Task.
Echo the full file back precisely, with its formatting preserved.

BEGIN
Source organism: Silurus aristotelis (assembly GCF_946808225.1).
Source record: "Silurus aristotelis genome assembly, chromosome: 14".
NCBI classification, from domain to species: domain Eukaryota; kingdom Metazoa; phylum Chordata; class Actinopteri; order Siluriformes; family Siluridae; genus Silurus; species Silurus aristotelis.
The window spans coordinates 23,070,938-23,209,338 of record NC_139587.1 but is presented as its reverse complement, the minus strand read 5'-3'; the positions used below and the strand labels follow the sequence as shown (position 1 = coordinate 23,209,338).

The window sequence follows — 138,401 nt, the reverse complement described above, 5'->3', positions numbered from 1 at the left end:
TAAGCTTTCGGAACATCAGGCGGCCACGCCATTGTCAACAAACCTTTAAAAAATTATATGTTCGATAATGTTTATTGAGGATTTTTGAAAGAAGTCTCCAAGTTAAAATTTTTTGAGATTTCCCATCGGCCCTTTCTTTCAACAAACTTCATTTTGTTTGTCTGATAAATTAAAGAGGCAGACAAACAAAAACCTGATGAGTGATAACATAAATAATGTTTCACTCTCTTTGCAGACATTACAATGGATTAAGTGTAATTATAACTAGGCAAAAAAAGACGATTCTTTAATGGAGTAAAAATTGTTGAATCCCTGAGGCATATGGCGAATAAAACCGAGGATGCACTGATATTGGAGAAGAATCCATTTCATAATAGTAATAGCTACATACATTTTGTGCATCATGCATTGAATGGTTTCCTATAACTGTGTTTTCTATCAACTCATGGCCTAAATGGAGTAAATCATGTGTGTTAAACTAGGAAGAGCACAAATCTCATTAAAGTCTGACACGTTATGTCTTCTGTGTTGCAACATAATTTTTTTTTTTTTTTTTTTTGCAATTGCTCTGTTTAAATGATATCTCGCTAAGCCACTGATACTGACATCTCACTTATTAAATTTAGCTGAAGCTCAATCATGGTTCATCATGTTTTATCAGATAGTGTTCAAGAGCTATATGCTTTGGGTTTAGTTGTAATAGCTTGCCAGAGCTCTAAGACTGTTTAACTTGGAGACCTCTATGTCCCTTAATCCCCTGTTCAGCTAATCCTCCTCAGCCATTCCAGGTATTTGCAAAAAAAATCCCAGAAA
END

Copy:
Source organism: Silurus aristotelis (assembly GCF_946808225.1).
Source record: "Silurus aristotelis genome assembly, chromosome: 14".
NCBI classification, from domain to species: domain Eukaryota; kingdom Metazoa; phylum Chordata; class Actinopteri; order Siluriformes; family Siluridae; genus Silurus; species Silurus aristotelis.
The window spans coordinates 23,070,938-23,209,338 of record NC_139587.1 but is presented as its reverse complement, the minus strand read 5'-3'; the positions used below and the strand labels follow the sequence as shown (position 1 = coordinate 23,209,338).

The window sequence follows — 138,401 nt, the reverse complement described above, 5'->3', positions numbered from 1 at the left end:
TAAGCTTTCGGAACATCAGGCGGCCACGCCATTGTCAACAAACCTTTAAAAAATTATATGTTCGATAATGTTTATTGAGGATTTTTGAAAGAAGTCTCCAAGTTAAAATTTTTTGAGATTTCCCATCGGCCCTTTCTTTCAACAAACTTCATTTTGTTTGTCTGATAAATTAAAGAGGCAGACAAACAAAAACCTGATGAGTGATAACATAAATAATGTTTCACTCTCTTTGCAGACATTACAATGGATTAAGTGTAATTATAACTAGGCAAAAAAAGACGATTCTTTAATGGAGTAAAAATTGTTGAATCCCTGAGGCATATGGCGAATAAAACCGAGGATGCACTGATATTGGAGAAGAATCCATTTCATAATAGTAATAGCTACATACATTTTGTGCATCATGCATTGAATGGTTTCCTATAACTGTGTTTTCTATCAACTCATGGCCTAAATGGAGTAAATCATGTGTGTTAAACTAGGAAGAGCACAAATCTCATTAAAGTCTGACACGTTATGTCTTCTGTGTTGCAACATAATTTTTTTTTTTTTTTTTTTTGCAATTGCTCTGTTTAAATGATATCTCGCTAAGCCACTGATACTGACATCTCACTTATTAAATTTAGCTGAAGCTCAATCATGGTTCATCATGTTTTATCAGATAGTGTTCAAGAGCTATATGCTTTGGGTTTAGTTGTAATAGCTTGCCAGAGCTCTAAGACTGTTTAACTTGGAGACCTCTATGTCCCTTAATCCCCTGTTCAGCTAATCCTCCTCAGCCATTCCAGGTATTTGCAAAAAAAATCCCAGAAA